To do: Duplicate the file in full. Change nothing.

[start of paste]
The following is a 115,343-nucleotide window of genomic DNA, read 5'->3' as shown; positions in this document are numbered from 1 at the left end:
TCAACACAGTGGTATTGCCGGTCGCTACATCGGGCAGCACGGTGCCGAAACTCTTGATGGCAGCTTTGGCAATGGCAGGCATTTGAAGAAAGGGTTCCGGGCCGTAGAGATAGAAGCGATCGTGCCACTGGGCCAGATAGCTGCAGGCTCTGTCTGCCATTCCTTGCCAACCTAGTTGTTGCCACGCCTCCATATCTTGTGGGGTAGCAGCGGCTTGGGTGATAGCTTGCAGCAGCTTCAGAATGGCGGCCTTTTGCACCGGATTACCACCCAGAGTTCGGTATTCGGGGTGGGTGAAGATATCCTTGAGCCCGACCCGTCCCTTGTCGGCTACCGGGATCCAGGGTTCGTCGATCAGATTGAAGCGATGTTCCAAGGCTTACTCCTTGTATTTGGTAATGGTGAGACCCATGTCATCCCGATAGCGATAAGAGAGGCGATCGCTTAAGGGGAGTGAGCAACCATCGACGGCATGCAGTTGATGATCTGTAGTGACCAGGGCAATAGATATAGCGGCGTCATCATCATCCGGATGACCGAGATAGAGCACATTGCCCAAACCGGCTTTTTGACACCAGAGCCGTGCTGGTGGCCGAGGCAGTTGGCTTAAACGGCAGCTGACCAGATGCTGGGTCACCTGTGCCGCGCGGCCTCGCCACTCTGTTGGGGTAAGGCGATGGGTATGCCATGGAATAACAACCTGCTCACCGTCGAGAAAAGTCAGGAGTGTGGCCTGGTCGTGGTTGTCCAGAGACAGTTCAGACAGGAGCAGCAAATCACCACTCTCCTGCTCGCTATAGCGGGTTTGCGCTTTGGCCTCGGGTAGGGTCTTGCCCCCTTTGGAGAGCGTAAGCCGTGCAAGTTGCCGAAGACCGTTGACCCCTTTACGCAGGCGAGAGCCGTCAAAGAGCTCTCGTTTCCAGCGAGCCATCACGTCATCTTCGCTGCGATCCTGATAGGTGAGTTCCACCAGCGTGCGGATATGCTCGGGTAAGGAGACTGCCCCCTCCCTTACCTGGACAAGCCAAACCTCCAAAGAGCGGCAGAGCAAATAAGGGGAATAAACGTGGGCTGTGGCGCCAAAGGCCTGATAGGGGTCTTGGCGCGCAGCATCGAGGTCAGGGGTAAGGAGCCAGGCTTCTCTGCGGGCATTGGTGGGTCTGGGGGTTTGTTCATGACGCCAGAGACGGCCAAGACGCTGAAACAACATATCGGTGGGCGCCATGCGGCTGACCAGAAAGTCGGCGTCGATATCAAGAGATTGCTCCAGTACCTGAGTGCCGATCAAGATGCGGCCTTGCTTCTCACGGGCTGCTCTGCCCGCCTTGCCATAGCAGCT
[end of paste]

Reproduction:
The following is a 115,343-nucleotide window of genomic DNA, read 5'->3' as shown; positions in this document are numbered from 1 at the left end:
TCAACACAGTGGTATTGCCGGTCGCTACATCGGGCAGCACGGTGCCGAAACTCTTGATGGCAGCTTTGGCAATGGCAGGCATTTGAAGAAAGGGTTCCGGGCCGTAGAGATAGAAGCGATCGTGCCACTGGGCCAGATAGCTGCAGGCTCTGTCTGCCATTCCTTGCCAACCTAGTTGTTGCCACGCCTCCATATCTTGTGGGGTAGCAGCGGCTTGGGTGATAGCTTGCAGCAGCTTCAGAATGGCGGCCTTTTGCACCGGATTACCACCCAGAGTTCGGTATTCGGGGTGGGTGAAGATATCCTTGAGCCCGACCCGTCCCTTGTCGGCTACCGGGATCCAGGGTTCGTCGATCAGATTGAAGCGATGTTCCAAGGCTTACTCCTTGTATTTGGTAATGGTGAGACCCATGTCATCCCGATAGCGATAAGAGAGGCGATCGCTTAAGGGGAGTGAGCAACCATCGACGGCATGCAGTTGATGATCTGTAGTGACCAGGGCAATAGATATAGCGGCGTCATCATCATCCGGATGACCGAGATAGAGCACATTGCCCAAACCGGCTTTTTGACACCAGAGCCGTGCTGGTGGCCGAGGCAGTTGGCTTAAACGGCAGCTGACCAGATGCTGGGTCACCTGTGCCGCGCGGCCTCGCCACTCTGTTGGGGTAAGGCGATGGGTATGCCATGGAATAACAACCTGCTCACCGTCGAGAAAAGTCAGGAGTGTGGCCTGGTCGTGGTTGTCCAGAGACAGTTCAGACAGGAGCAGCAAATCACCACTCTCCTGCTCGCTATAGCGGGTTTGCGCTTTGGCCTCGGGTAGGGTCTTGCCCCCTTTGGAGAGCGTAAGCCGTGCAAGTTGCCGAAGACCGTTGACCCCTTTACGCAGGCGAGAGCCGTCAAAGAGCTCTCGTTTCCAGCGAGCCATCACGTCATCTTCGCTGCGATCCTGATAGGTGAGTTCCACCAGCGTGCGGATATGCTCGGGTAAGGAGACTGCCCCCTCCCTTACCTGGACAAGCCAAACCTCCAAAGAGCGGCAGAGCAAATAAGGGGAATAAACGTGGGCTGTGGCGCCAAAGGCCTGATAGGGGTCTTGGCGCGCAGCATCGAGGTCAGGGGTAAGGAGCCAGGCTTCTCTGCGGGCATTGGTGGGTCTGGGGGTTTGTTCATGACGCCAGAGACGGCCAAGACGCTGAAACAACATATCGGTGGGCGCCATGCGGCTGACCAGAAAGTCGGCGTCGATATCAAGAGATTGCTCCAGTACCTGAGTGCCGATCAAGATGCGGCCTTGCTTCTCACGGGCTGCTCTGCCCGCCTTGCCATAGCAGCT